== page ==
was targeted for potential Title IX violations several years
ago, has observed other gender differences in her 23 years in
"First of all, the disparity in ability between a
scholarship player and a walk-on is usually much greater on
the women's side than the men's side," Marra said. "So women
walk-ons are not usually comfortable. Plus, I see more unrest
on women's teams if a sector of the group isn't involved or
kept a regular part of the drills. Men don't react that way.
They just want into the drill to prove themselves. Women will
say: `Look, I see the picture pretty clearly here. I'm not
playing. I don't need this.' "
Achieving a Balance
That has not stopped Wisconsin and many other colleges from
adopting strategies to involve more women in intercollegiate
sports. They have established new sports, like rowing, that
are by design inclusive to a large number of athletes and not
structured to focus on a starting lineup of only 5 or 10
players. At Wisconsin this year, there are 170 women on two
rowing teams, a roster number that for Title IX purposes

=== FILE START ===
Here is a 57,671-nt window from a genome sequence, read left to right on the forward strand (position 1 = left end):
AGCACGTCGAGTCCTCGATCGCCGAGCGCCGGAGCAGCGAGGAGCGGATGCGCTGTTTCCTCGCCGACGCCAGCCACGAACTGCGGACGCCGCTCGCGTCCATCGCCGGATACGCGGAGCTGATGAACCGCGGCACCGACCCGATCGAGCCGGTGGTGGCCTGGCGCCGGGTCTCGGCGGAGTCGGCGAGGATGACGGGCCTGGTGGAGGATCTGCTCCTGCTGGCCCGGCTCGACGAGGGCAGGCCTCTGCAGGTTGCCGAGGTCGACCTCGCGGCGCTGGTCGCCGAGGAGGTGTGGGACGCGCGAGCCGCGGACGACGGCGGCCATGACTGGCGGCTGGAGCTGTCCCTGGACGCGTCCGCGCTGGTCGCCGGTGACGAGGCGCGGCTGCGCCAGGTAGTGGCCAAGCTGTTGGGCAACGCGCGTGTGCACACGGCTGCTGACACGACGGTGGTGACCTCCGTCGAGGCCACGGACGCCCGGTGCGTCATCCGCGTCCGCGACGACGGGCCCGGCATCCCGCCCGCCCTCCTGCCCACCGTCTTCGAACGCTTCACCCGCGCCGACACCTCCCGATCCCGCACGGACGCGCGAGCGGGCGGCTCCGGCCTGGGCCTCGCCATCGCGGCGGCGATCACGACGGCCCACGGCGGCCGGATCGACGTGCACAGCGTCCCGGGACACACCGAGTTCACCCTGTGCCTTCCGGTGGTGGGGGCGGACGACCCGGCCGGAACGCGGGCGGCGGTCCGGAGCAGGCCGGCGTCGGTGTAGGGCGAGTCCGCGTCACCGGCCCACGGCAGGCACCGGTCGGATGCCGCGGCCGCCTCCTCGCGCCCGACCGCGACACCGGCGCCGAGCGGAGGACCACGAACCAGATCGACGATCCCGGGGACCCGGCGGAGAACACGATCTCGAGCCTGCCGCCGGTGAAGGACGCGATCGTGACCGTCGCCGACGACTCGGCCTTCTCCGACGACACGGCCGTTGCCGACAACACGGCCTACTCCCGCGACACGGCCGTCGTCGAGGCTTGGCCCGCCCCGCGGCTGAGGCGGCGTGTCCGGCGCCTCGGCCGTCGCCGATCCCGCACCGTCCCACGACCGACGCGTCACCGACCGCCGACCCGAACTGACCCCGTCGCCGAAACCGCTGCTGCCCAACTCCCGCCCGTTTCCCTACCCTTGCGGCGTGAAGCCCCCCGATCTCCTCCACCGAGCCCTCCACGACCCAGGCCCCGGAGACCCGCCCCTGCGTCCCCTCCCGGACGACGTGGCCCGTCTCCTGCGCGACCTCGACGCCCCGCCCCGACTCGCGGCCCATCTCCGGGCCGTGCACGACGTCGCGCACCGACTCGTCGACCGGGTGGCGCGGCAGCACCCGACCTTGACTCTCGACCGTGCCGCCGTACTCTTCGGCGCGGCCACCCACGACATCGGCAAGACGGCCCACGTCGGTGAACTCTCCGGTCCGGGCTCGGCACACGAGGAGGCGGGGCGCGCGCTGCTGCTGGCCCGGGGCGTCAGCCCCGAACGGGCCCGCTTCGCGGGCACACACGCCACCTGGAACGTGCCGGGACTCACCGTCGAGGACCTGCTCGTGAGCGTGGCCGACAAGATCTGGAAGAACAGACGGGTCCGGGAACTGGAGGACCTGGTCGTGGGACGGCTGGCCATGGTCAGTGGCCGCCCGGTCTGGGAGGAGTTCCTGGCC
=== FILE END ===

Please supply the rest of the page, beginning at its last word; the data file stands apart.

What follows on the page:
balances the football, baseball and men's basketball teams
combined. At Wisconsin, the women's rowing coaches work the
rooms used for freshman orientation and registration with
sign-up sheets in hand, lobbying for tryouts.
At U.C.L.A., the recruiting of female walk-ons in search of
perfect roster management was so successful, administrators
had to use some reins. "You would go by the pool and hear
someone say, `There's too many people in my lane during
practice,' " Betsy Stephenson, the associate athletic
director, said. "And the coaches were just worn out with such
large numbers to oversee."
U.C.L.A. recently made adjustments and now fills most of
its male and female rosters with scholarship athletes and with
athletes who represent another new and increasingly common
category in college athletics — a recruited walk-on. Recruited
walk-ons are high school athletes who are told they will not
receive a scholarship but will be accepted on the team. Some
colleges even guarantee their recruited walk-ons a spot on the
team roster in writing.